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Strengths-Based Development: What I Learned From Don Clifton

Strengths-Based Development: What I Learned From Don Clifton

by Tim Hodges
Strengths-Based Development: What I Learned From Don Clifton

Early in my Gallup career, I had the incredible privilege of serving as Don Clifton's research assistant. While I had done little to earn this role, it will undoubtedly rank as one of my life's real highlights. Don was a world-class mentor who always treated me as a respected colleague and even as a peer despite my lack of the experience and academic credentials that the role deserved -- let alone me being more than 50 years his junior.

Don and I worked closely together for nearly three years. Among the many wonderful benefits this partnership provided was an opportunity to serve as a coauthor of a book chapter that ended up being one of Don's last published writings. In fact, the official release of Positive Psychology in Practice was published after his passing and was ultimately dedicated to Don in honor of his life's work: "We dedicate this volume to the memory of Donald O. Clifton, PhD, 1924-2003. The father of strengths-based psychology and the grandfather of positive psychology."

I recently shared the chapter with a colleague who was consulting with a client organization about their strengths journey. Sharing the chapter prompted me to take time to revisit lessons that we first put together nearly 15 years ago.

In the chapter "Strengths-Based Development in Practice," we offered the idea that "strengths-based development has potential that is just beginning to be realized. There is clearly a need to educate the world about positive psychology in practice and the importance of understanding and focusing on strengths." About 1 million people had completed the Clifton StrengthsFinder at the time of the chapter's publication in 2004. Now, more than 15 million people worldwide have discovered and developed their strengths. While this rapid growth comes as a great surprise to me, I suspect that Don's Futuristic and Significance themes might have predicted as much.

The chapter reviewed some of the early theorizing about strengths development. Two of the key ideas offered were:

  1. "Rather than spending time helping their associates become well-rounded, many of the world's best managers have instead invested time in learning about the individual talents of each of their associates and managing with those unique talents in mind."
  2. "The concept applies to … all who desire to heighten their self-awareness and change their paradigm from one of becoming average in many things to excelling in a few areas."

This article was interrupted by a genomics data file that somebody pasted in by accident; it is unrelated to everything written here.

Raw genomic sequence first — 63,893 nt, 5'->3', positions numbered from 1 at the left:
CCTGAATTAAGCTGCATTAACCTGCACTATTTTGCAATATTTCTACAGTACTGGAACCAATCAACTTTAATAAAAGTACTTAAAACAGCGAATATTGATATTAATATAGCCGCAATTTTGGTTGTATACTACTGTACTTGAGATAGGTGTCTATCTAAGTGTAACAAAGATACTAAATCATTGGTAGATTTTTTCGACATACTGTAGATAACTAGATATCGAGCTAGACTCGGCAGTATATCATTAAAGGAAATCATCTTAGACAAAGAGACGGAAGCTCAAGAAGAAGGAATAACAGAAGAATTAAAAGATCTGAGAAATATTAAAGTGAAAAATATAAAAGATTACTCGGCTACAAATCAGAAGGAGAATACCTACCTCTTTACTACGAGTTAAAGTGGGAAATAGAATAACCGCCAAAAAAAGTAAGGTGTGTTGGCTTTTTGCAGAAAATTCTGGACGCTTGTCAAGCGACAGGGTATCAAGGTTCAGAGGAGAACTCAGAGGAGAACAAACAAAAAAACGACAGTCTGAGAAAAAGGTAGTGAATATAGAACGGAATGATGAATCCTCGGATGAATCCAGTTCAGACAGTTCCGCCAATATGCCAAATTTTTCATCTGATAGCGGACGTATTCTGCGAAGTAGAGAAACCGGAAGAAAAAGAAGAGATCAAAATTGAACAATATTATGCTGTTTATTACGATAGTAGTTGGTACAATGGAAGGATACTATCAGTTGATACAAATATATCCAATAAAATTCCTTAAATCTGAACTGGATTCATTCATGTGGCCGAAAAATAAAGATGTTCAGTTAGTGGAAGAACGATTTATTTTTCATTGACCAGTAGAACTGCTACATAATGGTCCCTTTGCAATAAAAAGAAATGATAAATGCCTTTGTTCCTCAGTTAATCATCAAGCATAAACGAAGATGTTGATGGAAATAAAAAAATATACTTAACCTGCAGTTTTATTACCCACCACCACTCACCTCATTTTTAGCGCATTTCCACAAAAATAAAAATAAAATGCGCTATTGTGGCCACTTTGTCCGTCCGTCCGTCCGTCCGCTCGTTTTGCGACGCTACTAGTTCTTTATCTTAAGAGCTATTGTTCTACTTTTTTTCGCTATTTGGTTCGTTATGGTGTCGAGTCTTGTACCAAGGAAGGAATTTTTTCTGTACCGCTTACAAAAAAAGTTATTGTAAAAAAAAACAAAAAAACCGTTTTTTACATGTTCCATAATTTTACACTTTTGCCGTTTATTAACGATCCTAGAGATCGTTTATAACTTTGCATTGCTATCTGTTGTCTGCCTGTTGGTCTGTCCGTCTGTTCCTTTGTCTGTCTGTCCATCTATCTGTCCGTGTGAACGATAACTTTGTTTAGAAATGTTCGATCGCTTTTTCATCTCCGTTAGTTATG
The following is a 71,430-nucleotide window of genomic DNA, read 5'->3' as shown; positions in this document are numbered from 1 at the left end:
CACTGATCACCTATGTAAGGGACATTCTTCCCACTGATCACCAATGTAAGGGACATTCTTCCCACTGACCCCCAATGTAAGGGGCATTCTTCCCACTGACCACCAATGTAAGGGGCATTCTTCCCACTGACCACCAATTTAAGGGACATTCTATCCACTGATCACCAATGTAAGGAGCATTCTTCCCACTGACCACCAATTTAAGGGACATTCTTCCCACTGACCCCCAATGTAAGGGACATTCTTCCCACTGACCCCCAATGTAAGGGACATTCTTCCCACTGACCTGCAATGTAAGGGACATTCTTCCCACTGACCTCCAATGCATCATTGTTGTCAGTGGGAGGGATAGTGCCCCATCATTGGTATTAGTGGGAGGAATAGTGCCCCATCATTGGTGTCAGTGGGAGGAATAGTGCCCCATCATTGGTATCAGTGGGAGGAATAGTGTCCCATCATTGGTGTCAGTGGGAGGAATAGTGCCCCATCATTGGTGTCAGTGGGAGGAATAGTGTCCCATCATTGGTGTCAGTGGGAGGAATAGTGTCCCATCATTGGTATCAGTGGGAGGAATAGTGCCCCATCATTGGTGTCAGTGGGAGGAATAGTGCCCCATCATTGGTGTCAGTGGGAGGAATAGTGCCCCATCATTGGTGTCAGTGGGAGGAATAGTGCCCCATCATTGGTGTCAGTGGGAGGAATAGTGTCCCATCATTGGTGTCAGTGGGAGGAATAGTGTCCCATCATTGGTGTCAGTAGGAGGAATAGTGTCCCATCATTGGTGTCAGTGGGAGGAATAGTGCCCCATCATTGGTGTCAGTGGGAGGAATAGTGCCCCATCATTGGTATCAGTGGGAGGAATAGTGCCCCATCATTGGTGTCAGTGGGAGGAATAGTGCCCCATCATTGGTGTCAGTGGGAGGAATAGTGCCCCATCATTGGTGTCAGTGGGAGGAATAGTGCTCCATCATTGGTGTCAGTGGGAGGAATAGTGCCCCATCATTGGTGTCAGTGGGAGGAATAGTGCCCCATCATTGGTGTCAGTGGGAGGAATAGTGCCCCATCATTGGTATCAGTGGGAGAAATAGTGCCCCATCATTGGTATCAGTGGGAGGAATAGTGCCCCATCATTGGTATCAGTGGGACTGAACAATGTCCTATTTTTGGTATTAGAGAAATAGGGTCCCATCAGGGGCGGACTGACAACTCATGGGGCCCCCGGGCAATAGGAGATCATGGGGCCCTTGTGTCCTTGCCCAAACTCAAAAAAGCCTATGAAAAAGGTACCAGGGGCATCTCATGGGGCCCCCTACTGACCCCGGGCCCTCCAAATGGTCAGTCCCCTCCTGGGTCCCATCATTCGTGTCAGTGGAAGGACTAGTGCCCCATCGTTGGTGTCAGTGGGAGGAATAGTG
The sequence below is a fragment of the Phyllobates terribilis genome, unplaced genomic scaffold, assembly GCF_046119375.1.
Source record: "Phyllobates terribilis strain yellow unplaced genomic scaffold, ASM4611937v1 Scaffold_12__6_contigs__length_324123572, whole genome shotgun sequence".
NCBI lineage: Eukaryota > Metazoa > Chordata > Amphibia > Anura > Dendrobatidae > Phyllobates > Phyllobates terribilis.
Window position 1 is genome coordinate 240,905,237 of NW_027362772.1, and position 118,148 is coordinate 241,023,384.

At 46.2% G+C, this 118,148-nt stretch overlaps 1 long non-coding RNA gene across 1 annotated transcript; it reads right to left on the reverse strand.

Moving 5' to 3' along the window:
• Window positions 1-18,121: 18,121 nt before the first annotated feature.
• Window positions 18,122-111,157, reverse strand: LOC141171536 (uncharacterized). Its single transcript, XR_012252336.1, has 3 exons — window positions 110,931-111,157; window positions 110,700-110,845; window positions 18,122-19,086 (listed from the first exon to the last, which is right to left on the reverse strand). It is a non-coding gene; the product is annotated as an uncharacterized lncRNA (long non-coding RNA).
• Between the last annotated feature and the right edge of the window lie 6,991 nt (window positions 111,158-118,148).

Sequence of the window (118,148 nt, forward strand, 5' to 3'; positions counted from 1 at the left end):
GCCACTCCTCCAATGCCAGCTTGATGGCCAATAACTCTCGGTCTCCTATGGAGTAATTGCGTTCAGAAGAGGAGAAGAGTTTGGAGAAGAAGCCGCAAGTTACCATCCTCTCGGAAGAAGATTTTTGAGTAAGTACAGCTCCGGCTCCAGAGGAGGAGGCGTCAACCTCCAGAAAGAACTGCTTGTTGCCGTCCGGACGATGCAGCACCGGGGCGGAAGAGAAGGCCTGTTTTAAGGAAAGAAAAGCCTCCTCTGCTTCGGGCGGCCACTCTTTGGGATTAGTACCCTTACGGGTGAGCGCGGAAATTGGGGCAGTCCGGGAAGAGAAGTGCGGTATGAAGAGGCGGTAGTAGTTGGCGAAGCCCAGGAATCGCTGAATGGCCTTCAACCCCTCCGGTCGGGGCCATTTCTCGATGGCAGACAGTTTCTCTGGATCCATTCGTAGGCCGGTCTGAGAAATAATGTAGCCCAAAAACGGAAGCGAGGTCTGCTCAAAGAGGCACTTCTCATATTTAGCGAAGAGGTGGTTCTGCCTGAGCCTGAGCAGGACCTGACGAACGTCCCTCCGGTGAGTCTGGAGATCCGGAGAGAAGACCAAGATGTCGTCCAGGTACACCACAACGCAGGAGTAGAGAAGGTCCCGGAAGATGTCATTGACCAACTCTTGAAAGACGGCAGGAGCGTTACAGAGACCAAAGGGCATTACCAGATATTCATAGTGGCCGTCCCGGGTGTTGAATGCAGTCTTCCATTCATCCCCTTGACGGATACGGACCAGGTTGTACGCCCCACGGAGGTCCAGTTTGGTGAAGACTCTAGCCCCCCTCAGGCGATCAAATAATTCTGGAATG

The chapter unpacks a developmental framework first introduced in another of Don's book chapters, "Strengths Investment," which he coauthored with Jim Harter. This chapter was included in Positive Organizational Scholarship. The framework consisted of three phases: identification of talent, integration into how the individual views himself or herself, and behavioral change. Today's certified strengths coaches may recognize this progression as the forerunner to the more commonly known "Name-Claim-Aim" framework.

From the beginning, strengths research has been linked to a variety of positive outcomes across a number of domains, from education to the workplace and beyond. The chapter reviews some of the early research with college students, as well as more in-depth professional development experiences in the workplace. Some of the studies cited in the chapter were included, along with dozens more, in the recently published strengths meta-analysis.

Also covered in the book chapter was a discussion of some early linkages between strengths and employee engagement. In the years since, we have learned that having a manager who focuses on their employees' strengths can practically eliminate active disengagement in the workplace. The link between strengths and engagement is so clear that Gallup's rerelease of the international bestseller First, Break All the Rules now includes access to both CliftonStrengths as well as the Q12, Gallup's survey for measuring employee engagement, encouraging great managers to capture the synergy between these two scientific breakthroughs.

Reflecting on our early research and writings certainly brings back strong feelings of gratitude from having the opportunity to work closely with my friend and mentor. Two of my own Signature Themes help drive this emotion. My Maximizer causes me to be thrilled at the impact that the strengths science and practice have had on countless numbers of people around the world. My Belief theme drives my satisfaction for the opportunity to have played a small role in contributing to work that matters. Again drawing on Don's Futuristic talent: I can only imagine what discoveries are on the horizon.

Learn more about using CliftonStrengths to help yourself and others succeed:

Tim Hodges' Top 5 CliftonStrengths are Maximizer, Relator, Belief, Woo and Positivity.

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